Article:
Davenport Junction and 'the Khyber Pass'
Forty years of change on a forgotten railway: by Charlie Hulme
Until the 1960s, trains departing Davenport towards Manchester passed
rather more railway installations than can be seen today. The present
car park was once a siding where coal wagons were unloaded, and a
little further on at the point where the line starts to curve to the
right there was a signalbox called 'Davenport Junction'
controlling the junction of the line, opened in the 1880s, which
continued straight ahead, and over the top of the Stockport - Crewe
line, to join the Stockport - Altrincham route at a point known as
Cheadle Village Junction. This line enabled trains, mostly goods
trains, from the Buxton direction to head west towards Chester and
Liverpool. Because of the steep gradient either side of the main line
bridge, this little line was known by local railwaymen as 'The Khyber'
after the mountain pass between Pakistan and Afghanistan: British
forces built a highway marched through the Khyber Pass to launch an
against the Afghans in the Second Afghan War (1878-79) and the area was
very much in the news during Victoria's reign.
By the 1960s, railway goods traffic was on the decline, and it was
decided to concentrate the remaining trains on the parallel 'Midland'
route, avoiding the line through Davenport which had always been very
difficult for freight trains, thanks to its very steep gradients which
meant that many trains had to be 'banked' - pushed by another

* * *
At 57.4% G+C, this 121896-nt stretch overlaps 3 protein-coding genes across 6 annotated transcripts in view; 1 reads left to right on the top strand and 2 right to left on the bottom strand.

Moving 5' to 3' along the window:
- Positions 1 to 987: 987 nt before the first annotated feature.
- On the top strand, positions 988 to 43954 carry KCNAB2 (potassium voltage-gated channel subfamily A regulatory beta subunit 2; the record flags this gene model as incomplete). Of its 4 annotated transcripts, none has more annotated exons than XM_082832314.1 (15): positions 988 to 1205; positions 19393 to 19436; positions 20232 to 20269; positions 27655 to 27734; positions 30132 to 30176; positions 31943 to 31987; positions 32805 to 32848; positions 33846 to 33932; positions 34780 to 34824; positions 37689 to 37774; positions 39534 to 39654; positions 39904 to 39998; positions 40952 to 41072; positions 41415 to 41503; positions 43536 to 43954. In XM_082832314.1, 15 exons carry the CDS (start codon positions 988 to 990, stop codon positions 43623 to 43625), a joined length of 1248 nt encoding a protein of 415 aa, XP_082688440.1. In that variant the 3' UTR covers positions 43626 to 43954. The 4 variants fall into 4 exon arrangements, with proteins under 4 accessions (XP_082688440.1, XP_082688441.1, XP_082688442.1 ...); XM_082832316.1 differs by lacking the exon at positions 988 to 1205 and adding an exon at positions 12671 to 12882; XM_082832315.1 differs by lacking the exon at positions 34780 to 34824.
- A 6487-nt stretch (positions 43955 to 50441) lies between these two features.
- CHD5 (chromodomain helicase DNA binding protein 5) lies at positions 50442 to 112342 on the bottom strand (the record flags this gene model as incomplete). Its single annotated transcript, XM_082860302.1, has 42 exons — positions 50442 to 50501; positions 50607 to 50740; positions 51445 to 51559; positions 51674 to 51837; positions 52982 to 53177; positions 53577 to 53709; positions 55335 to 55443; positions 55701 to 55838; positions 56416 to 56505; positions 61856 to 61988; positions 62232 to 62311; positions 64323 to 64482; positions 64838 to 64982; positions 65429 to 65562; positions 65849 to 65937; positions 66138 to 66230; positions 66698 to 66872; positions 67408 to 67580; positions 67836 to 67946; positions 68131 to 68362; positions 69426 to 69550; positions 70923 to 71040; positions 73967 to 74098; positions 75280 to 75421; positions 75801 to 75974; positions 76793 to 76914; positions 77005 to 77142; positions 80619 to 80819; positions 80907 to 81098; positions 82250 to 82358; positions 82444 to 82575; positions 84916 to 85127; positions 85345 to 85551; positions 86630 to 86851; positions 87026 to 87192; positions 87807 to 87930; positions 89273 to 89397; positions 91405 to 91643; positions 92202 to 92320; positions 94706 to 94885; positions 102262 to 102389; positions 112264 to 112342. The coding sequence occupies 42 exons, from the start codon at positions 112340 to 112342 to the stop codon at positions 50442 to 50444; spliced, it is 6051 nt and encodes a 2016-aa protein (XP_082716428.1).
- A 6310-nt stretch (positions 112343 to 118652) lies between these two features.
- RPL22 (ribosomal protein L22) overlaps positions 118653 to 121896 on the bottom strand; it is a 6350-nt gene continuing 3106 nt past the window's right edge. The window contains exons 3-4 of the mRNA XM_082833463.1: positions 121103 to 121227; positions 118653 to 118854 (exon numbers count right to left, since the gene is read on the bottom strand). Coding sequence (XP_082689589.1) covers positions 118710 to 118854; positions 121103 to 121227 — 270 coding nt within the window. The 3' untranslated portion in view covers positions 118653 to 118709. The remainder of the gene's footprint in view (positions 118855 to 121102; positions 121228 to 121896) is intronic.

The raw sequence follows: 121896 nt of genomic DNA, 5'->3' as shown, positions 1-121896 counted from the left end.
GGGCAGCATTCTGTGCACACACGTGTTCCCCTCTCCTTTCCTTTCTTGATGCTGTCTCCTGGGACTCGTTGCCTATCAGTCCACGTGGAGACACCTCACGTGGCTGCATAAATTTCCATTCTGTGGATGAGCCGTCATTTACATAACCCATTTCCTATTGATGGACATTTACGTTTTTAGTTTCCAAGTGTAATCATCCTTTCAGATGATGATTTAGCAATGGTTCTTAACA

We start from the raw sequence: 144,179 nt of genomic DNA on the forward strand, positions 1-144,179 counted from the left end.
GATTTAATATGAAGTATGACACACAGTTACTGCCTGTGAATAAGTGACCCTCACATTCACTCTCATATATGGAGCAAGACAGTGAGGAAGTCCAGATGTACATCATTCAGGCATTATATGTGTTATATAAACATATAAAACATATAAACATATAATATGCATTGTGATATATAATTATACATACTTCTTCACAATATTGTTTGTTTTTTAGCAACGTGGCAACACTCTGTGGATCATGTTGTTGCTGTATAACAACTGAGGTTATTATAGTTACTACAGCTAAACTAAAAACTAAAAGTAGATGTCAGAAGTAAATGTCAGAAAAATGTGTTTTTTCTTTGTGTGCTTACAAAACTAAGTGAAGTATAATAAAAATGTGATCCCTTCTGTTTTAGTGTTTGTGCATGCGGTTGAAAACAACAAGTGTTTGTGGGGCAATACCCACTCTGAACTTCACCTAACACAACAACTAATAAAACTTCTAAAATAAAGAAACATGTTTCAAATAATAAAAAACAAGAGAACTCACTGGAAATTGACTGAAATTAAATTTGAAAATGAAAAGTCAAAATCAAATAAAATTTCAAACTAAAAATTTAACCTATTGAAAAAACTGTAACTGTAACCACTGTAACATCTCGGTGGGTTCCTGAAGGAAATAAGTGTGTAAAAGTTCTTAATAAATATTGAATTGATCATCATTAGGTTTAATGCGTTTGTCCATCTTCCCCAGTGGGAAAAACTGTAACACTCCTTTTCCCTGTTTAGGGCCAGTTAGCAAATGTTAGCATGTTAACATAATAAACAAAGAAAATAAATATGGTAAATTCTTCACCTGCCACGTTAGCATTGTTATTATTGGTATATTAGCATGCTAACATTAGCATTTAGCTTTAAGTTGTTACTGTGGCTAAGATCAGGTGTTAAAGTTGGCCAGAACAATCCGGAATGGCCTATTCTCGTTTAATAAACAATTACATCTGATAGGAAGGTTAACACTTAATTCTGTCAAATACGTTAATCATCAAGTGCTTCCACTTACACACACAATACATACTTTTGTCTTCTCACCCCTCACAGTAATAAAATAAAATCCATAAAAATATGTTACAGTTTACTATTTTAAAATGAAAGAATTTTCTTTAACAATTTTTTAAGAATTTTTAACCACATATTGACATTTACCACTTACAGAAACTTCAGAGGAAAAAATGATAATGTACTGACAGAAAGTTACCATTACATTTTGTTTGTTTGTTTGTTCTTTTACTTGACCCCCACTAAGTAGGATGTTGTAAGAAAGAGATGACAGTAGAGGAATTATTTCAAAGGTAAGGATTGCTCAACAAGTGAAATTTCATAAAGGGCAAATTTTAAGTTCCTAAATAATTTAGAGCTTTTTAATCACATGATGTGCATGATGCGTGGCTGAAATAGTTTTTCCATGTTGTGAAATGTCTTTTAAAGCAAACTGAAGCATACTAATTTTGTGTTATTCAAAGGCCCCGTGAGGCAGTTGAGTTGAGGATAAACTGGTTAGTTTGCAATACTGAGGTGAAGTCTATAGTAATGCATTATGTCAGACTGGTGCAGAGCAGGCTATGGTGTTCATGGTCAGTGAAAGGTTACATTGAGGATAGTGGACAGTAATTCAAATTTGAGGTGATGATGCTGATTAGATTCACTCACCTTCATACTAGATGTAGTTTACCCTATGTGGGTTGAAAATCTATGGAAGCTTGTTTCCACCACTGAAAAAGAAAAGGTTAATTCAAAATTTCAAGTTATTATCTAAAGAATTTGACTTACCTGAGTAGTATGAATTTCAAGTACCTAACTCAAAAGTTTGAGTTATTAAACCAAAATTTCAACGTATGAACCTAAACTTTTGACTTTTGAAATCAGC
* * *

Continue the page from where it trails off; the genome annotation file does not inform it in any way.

locomotive to get them up the hills. In January 1965, the goods
depots at along the line closed, although for a while afterwards this
part of the 'Khyber' line was retained as a siding for coal wagons
serving the Co-operative Society premises in which lay between this
line and the curve towards Stockport. Though freight trains dwindled
away soon afterwards, and the 'Khyber', by then reduced to a single
through line, officially closed as a through traffic route on 1966.
I took this picture around about the time of closure 40 years
ago, on one of my first solo 'railfanning' expeditions. I was standing
on the bridge which carried the road over the 'Khyber' line just before
the line bridged the Crewe line. The Co-op buildings are on the left,
with wagons of coal awaiting unloading; the houses beyond the playing
field are in Shirley Grove, off Roslyn Road. The single through
line is very overgrown.
This picture was taken by Helen Hardwick in December 2005,
from as near to the upper picture as can now be achieved. The road
bridge (with its associated embankments) no longer exists, so it was
necessary to stand just above the original level of the railway track;
the path of the line now lies under these houses and their gardens in
Newsham Road. The houses of Shirley Grove and the recreation ground
still seem to be flourishing.
This Ordnance Survey map from 1907 shows the area in the early
days of the suburban building boom. The bridge from which the old
picture was taken is centre left of the extract. Shirley Grove and
whole Roslyn Road area are still in the future. Vicarage Road has its
first few semi-detached villas; it was later extended all the way
alongside the railway to the boundary of the sports fields. The 'Co-op'
sidings are shown, although most of the buildings there must have been
built later. Also yet to appear was the section of Beech Road
between Warren Road and Adswood Road.
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